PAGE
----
Museum is a treasure that's been here all along

November 21, 2010|By TIM ROWLAND |
  • Tim Rowland
Tim Rowland

William Henry Singer founded the Pittsburgh Bessemer Steel Co., but he feared — and refused to ride in — the newfangled automobiles that were fashioned out of the product that he had spent a lifetime developing.

After selling his business to Andrew Carnegie for a mint, Singer enjoyed a quiet life in Pittsburgh and spent pleasant summers vacationing in Watch Hill, R.I.

It was in the summer of 1909 that he decided to put his automotive fears behind him and move in to the 20th century. Out for a spin in the country, Singer's automobile came up behind a poky horse and wagon, which Singer's driver tried to pass. The horse selected that moment to turn in front of the car, which flipped over into a ditch. Singer's fear of cars proved justified — he died from head injuries the next week.

It had been one year since Singer's storied golden wedding anniversary when he rocked society by secreting gifts of $4 million under the plates of each of his four children, one of whom was William H. Singer Jr.


The younger Singer was returning from a painting trip in Norway at the time of his father's death, but, thanks to the generous inheritance, he would never be a starving artist. In fact, Singer helped prevent other artists from starving by buying their work and allowing them to stay in any of his several homes. It's believed the Singers purchased 20,000 pieces of art during their 40 years in Europe.

Although Singer's own artwork has gained more acclaim of late, few of us would have heard of him had he not married a Hagerstown girl, Anna Brugh, and whisked her away to enjoy the world at large.

Although they spent most of their lives overseas, Anna never forgot her hometown, and during a rare trip back to the states, the couple invited some Hagerstown guests to their apartment at the Plaza Hotel in New York City.

"It was a delightful and rare occasion," Marvin Hamilton wrote. "(I)t was then that they unfolded before us their plans to present Hagerstown and Washington County with a cultural center, or museum, broad in scope, embodying the dissemination of art consciousness in our city and county."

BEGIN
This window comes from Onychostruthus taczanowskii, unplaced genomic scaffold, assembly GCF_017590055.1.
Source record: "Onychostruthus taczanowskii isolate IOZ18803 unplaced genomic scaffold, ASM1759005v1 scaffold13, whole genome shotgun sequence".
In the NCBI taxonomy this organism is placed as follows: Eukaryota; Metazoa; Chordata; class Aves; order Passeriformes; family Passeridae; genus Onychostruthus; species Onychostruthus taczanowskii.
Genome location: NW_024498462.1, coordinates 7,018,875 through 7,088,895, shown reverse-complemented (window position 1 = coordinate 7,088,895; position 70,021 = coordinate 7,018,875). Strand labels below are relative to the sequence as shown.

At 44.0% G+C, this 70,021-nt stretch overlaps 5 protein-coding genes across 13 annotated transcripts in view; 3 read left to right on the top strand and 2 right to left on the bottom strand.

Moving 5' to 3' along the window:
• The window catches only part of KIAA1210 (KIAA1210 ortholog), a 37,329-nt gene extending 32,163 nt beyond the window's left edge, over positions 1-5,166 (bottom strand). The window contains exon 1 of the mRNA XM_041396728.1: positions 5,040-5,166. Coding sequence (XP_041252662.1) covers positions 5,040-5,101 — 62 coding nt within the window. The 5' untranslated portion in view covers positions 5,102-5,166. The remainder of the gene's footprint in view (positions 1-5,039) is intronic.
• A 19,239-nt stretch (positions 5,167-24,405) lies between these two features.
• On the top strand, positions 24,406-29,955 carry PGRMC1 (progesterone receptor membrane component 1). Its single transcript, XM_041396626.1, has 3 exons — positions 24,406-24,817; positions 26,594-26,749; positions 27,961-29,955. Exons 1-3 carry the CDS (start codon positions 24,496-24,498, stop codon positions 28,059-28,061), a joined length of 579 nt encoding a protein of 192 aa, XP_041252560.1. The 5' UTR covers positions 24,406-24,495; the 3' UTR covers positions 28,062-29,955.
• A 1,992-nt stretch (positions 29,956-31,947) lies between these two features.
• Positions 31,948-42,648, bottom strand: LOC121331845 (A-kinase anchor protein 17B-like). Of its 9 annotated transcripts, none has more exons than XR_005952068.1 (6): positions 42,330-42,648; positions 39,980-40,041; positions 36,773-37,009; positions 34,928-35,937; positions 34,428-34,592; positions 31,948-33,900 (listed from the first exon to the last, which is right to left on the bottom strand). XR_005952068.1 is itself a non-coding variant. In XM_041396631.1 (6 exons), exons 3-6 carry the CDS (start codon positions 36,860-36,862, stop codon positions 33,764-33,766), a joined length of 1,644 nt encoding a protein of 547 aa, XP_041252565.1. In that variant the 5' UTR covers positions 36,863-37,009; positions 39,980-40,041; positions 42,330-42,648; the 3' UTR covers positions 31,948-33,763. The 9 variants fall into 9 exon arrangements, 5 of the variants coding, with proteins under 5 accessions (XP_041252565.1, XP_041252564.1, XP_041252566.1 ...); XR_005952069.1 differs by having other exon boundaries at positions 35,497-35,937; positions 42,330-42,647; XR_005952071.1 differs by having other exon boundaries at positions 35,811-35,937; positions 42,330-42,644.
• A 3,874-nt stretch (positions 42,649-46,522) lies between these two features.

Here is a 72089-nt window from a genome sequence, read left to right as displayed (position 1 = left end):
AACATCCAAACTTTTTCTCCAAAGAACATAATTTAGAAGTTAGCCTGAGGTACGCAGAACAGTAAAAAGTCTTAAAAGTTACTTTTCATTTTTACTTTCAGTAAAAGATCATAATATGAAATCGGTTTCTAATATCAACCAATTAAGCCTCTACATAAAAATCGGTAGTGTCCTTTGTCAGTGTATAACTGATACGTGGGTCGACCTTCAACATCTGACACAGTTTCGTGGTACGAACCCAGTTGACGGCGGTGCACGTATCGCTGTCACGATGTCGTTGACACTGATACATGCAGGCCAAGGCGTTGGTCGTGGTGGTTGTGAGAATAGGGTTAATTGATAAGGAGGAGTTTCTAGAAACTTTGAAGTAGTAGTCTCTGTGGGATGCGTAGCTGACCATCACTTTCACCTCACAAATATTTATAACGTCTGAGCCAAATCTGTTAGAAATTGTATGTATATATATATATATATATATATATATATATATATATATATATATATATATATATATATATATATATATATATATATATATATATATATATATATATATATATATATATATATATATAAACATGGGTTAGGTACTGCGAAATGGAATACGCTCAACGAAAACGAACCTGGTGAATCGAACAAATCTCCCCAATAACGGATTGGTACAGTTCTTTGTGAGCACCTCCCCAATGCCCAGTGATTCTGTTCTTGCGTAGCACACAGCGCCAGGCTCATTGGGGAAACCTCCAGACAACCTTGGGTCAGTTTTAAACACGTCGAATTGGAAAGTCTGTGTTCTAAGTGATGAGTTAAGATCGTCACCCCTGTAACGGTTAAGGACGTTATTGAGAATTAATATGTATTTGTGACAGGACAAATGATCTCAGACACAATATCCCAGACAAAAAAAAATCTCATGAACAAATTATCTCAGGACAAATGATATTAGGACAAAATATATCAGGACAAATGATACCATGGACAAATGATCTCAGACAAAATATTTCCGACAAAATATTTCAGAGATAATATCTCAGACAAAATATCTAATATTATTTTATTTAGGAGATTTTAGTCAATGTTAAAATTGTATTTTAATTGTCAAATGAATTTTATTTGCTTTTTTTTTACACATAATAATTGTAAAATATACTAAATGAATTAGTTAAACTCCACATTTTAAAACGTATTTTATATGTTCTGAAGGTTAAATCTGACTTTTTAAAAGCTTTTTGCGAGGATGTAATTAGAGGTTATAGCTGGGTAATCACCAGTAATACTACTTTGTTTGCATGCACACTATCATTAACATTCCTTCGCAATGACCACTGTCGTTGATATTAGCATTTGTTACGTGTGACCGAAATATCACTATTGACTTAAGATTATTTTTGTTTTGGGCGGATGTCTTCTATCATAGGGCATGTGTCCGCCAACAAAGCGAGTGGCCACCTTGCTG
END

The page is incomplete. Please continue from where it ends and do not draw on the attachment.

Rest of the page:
In the 80 years that have passed, of course, Washington Countians have demonstrated that they are not easily disseminated upon. For many of us — I'm as guilty as anyone — the Washington County Museum of Fine Arts has been something like the Washington Monument is to many residents of D.C. It will always be there, there will be plenty of time to visit it later on.

And many of us have never come to appreciate what an extraordinary gift the museum was, and is. Even in 1932, a year after its completion, it left the Baltimore Sun scratching its head:

"A Museum of Fine Arts, architecturally charming and filled with paintings and sculpture that would do credit to discriminating metropolitan institutions, is scarcely an orthodox appurtenance of a small inland American city which numbers its population at little more than 30,000 inhabitants."

The museum has been expanded twice and is now in the process of remodeling that will enclose the inner courtyard. This project will feature a handsome garden room and allow visitors to enter the museum as was originally intended — through the grand hallway with a view of the statue of Diana and the City Park lake in the background. This dramatic entrance was eclipsed by past expansions that route visitors into the hall from the side, as something of an afterthought.

Museum Director Rebecca Massie Lane said, as with the entrance, a number of spatial plans and exhibits will be rethought and improved in the coming years. Already, those who haven't visited for a while might be surprised at the museum's penchant for interaction, especially for young people. Lane said she would like for the community to become more involved — as it once was — in the selection of exhibits.

Of course, that depends on luring visitors and attracting donations to help secure matching grants for the courtyard renovation. If you've never been, you might be astounded by the collections — everything from the Old Masters to Norman Rockwell.

The museum is here by random chance — a product of love and money that landed a magnificent cultural facility way out in the hinterlands and far from the city's maddening crowds. For the holidays, there are few better gifts than to indulge yourself in a treasure that's been here all along.

Tim Rowland is a Herald-Mail columnist. He can be reached at 301-733-5131, ext. 6997, or via e-mail Tune in to the Rowland Rant video under, on or on Antietam Cable's WCL-TV Channel 30 at 6:30 p.m. New episodes are released every Wednesday.

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